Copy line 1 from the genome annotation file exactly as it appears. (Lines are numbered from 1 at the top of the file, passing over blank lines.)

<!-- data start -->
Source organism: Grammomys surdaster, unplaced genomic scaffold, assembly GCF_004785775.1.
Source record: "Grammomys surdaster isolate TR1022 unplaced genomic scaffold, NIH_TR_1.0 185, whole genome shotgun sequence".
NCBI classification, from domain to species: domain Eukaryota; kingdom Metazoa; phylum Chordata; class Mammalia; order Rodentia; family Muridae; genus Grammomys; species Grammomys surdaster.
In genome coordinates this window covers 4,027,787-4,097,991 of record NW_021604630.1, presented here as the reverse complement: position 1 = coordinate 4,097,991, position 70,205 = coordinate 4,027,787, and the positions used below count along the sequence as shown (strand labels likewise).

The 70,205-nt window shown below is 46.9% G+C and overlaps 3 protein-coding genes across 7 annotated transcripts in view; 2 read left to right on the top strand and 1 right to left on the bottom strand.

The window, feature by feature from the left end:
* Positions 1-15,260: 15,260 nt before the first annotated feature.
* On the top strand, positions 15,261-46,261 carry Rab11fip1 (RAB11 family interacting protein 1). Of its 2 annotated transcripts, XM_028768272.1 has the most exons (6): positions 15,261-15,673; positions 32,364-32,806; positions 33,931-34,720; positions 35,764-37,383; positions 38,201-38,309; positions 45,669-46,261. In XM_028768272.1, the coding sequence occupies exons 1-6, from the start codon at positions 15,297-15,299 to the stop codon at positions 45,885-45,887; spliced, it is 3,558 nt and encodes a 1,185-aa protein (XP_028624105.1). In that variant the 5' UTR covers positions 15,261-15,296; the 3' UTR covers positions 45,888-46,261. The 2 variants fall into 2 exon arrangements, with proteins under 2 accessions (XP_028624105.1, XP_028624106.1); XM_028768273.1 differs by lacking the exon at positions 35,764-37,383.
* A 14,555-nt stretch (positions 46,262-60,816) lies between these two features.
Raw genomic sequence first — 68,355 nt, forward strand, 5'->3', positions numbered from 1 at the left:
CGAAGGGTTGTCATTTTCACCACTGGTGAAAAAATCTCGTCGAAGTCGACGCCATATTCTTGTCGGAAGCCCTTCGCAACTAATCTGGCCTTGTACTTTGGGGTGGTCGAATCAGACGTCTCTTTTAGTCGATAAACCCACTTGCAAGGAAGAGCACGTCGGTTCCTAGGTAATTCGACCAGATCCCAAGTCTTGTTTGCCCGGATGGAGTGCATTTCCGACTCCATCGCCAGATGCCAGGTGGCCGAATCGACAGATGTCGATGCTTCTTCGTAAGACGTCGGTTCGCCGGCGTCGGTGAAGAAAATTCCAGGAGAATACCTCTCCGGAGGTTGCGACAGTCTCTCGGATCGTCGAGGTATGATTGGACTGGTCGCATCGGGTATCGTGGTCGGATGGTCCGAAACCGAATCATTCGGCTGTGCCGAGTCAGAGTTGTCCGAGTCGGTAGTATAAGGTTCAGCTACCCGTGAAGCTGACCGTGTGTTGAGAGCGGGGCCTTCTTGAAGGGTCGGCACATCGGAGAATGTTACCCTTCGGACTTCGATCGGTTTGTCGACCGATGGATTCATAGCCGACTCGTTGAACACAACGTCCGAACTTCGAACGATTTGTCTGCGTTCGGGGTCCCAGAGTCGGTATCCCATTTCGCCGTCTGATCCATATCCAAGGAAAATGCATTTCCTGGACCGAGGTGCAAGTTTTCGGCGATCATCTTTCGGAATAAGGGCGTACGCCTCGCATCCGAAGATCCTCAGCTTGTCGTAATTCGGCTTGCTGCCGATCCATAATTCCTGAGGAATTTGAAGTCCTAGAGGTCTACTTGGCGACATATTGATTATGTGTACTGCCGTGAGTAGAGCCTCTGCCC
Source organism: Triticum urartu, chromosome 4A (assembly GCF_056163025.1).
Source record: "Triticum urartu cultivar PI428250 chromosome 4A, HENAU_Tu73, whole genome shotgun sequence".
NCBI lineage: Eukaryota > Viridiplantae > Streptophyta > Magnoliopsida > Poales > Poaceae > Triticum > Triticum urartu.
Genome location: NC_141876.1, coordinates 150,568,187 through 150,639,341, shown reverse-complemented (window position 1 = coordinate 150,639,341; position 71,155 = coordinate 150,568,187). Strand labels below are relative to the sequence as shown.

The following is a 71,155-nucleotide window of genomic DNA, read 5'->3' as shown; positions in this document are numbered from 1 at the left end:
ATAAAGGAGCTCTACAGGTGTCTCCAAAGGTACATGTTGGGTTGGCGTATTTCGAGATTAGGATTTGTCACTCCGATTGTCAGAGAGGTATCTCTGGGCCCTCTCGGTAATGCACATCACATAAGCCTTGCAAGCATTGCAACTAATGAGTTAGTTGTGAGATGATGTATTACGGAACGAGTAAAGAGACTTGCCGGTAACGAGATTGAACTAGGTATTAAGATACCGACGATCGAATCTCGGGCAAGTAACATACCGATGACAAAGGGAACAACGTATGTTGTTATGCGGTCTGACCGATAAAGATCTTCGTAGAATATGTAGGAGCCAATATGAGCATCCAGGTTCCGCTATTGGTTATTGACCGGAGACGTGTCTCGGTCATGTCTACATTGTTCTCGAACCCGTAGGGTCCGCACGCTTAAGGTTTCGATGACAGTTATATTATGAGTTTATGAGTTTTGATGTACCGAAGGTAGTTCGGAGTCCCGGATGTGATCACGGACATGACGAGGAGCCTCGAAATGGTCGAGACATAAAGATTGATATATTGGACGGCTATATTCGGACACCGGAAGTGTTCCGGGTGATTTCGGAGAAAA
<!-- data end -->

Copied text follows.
Source organism: Grammomys surdaster, unplaced genomic scaffold, assembly GCF_004785775.1.